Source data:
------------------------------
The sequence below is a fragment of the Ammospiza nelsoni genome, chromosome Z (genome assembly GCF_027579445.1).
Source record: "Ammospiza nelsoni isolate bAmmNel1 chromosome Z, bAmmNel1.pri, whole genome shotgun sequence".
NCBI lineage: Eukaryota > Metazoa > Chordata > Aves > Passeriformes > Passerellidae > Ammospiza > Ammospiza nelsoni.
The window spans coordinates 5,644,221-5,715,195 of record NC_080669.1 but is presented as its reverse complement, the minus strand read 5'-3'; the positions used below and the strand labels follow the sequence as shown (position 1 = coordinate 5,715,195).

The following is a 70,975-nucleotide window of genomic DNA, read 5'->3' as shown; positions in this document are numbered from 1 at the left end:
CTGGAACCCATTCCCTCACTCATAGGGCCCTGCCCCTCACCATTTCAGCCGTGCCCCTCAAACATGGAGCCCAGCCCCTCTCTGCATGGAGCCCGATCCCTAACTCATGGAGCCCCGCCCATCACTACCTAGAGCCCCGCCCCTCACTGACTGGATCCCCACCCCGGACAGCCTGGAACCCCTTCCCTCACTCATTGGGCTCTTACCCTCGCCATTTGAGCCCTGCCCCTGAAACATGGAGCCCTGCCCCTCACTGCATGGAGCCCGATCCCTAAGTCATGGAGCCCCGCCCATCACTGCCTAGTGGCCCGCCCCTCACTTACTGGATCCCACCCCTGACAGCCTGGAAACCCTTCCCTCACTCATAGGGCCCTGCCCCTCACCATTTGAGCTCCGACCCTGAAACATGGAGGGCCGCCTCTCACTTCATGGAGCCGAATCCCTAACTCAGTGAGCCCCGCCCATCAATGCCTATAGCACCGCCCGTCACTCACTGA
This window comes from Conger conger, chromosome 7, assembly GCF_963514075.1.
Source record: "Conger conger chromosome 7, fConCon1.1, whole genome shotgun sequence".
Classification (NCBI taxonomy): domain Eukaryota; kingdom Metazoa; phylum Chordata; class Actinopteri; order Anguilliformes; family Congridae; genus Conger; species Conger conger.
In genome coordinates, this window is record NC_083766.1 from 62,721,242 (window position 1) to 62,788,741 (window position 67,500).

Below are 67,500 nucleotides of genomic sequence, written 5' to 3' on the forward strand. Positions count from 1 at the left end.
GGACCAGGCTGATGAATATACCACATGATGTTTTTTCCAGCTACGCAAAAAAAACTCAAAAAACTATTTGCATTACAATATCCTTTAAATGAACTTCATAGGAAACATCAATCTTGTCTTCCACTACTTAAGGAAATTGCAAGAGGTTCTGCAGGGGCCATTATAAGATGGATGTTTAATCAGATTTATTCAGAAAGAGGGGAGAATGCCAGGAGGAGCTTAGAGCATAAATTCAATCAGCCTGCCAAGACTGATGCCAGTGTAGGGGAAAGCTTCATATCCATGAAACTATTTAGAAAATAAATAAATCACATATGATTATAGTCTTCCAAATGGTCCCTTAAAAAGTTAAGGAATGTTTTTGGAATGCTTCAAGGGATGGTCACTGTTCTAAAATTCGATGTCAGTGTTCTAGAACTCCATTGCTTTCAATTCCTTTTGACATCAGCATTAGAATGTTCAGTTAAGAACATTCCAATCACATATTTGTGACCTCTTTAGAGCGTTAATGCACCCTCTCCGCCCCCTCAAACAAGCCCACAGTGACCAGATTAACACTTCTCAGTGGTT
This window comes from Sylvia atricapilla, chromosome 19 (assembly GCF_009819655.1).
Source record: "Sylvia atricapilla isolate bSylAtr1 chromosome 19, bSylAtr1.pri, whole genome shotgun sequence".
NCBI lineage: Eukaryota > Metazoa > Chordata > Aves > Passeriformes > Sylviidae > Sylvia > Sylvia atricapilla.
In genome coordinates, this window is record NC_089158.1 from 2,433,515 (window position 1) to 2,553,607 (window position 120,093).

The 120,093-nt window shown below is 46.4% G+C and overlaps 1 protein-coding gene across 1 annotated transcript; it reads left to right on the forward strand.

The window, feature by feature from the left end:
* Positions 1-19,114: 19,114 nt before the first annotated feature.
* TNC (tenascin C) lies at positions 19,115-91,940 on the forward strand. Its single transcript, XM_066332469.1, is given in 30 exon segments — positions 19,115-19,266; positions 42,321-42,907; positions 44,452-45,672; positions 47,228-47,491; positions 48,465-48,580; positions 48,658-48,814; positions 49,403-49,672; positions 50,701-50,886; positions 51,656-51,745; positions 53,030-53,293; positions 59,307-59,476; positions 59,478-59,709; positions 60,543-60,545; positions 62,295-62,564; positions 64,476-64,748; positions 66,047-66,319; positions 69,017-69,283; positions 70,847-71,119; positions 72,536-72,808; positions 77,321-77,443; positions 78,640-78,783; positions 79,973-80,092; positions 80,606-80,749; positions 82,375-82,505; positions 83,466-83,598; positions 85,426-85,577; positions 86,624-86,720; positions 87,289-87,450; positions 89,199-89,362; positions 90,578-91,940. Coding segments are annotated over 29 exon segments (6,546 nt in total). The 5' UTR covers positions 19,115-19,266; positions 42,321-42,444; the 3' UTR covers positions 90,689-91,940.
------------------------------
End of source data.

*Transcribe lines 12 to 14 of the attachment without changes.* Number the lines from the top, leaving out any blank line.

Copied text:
GGACCAGGCTGATGAATATACCACATGATGTTTTTTCCAGCTACGCAAAAAAAACTCAAAAAACTATTTGCATTACAATATCCTTTAAATGAACTTCATAGGAAACATCAATCTTGTCTTCCACTACTTAAGGAAATTGCAAGAGGTTCTGCAGGGGCCATTATAAGATGGATGTTTAATCAGATTTATTCAGAAAGAGGGGAGAATGCCAGGAGGAGCTTAGAGCATAAATTCAATCAGCCTGCCAAGACTGATGCCAGTGTAGGGGAAAGCTTCATATCCATGAAACTATTTAGAAAATAAATAAATCACATATGATTATAGTCTTCCAAATGGTCCCTTAAAAAGTTAAGGAATGTTTTTGGAATGCTTCAAGGGATGGTCACTGTTCTAAAATTCGATGTCAGTGTTCTAGAACTCCATTGCTTTCAATTCCTTTTGACATCAGCATTAGAATGTTCAGTTAAGAACATTCCAATCACATATTTGTGACCTCTTTAGAGCGTTAATGCACCCTCTCCGCCCCCTCAAACAAGCCCACAGTGACCAGATTAACACTTCTCAGTGGTT
This window comes from Sylvia atricapilla, chromosome 19 (assembly GCF_009819655.1).
Source record: "Sylvia atricapilla isolate bSylAtr1 chromosome 19, bSylAtr1.pri, whole genome shotgun sequence".